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Hoffmann, R. A wiki for the life sciences where authorship matters. Nature Genetics (2008)

Specific functional interaction of human cytohesin-1 and ADP-ribosylation factor domain protein (ARD1).

Activation of ADP-ribosylation factors (ARFs) is mediated by guanine nucleotide-exchange proteins, which accelerate conversion of inactive ARF-GDP to active ARF-GTP. ARF domain protein (ARD1), a 64-kDa GTPase with a C-terminal ADP-ribosylation factor domain, is localized to lysosomes and the Golgi apparatus. When ARD1 was used as bait to screen a human liver cDNA library using the yeast two-hybrid system, a cDNA for cytohesin-1, a approximately 50-kDa protein with ARF guanine nucleotide-exchange protein activity, was isolated. In this system, ARD1-GDP interacted well with cytohesin-1 but very poorly with cytohesin-2. In agreement, cytohesin-1, but not cytohesin-2, markedly accelerated [(35)S]guanosine 5'-3-O-(thio)triphosphate binding to ARD1. The effector region of the ARF domain of ARD1 appeared to be critical for the specific interaction with cytohesin-1. Replacement of single amino acids in the Sec7 domains of cytohesin-1 and -2 showed that residue 30 is critical for specificity. In transfected COS-7 cells, overexpressed ARD1 and cytohesin-1 were partially colocalized, as determined by confocal fluorescence microscopy. It was concluded that cytohesin-1 is likely to be involved in ARD1 activation, consistent with a role for ARD1 in the regulation of vesicular trafficking.[1]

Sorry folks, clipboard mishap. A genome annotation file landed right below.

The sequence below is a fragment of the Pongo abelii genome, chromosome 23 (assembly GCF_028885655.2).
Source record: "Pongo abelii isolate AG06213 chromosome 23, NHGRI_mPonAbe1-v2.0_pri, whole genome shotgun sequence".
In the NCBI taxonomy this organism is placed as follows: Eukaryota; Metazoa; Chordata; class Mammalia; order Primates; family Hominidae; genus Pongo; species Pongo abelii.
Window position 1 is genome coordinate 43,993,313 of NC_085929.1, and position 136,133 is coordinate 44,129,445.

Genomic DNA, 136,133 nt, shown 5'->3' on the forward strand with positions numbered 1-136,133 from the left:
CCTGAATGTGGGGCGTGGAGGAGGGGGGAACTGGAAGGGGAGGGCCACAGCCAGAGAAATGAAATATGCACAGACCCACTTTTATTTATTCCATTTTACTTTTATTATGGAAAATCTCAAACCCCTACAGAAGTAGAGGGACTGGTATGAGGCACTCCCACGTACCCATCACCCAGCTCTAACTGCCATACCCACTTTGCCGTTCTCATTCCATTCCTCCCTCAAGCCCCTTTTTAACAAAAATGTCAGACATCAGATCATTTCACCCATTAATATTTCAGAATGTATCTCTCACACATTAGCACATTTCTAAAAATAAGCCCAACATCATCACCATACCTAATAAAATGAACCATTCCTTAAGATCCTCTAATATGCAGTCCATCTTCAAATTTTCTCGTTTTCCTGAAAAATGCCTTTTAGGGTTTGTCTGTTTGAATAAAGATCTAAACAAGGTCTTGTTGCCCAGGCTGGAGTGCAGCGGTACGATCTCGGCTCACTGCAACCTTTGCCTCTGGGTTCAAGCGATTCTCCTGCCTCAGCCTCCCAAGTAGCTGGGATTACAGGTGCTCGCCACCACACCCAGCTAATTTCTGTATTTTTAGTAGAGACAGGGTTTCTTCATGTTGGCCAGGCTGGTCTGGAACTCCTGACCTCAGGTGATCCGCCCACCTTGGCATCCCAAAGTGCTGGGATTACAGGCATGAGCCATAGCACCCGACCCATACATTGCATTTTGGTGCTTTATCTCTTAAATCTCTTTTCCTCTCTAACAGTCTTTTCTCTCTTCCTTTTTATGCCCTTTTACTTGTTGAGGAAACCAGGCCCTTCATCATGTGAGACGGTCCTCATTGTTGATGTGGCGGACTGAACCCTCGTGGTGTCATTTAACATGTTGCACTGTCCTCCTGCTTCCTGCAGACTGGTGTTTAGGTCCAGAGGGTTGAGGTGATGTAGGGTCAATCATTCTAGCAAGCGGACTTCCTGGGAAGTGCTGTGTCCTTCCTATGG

1. Specific functional interaction of human cytohesin-1 and ADP-ribosylation factor domain protein (ARD1). Vitale, N., Pacheco-Rodriguez, G., Ferrans, V.J., Riemenschneider, W., Moss, J., Vaughan, M. J. Biol. Chem. (2000) [Pubmed]
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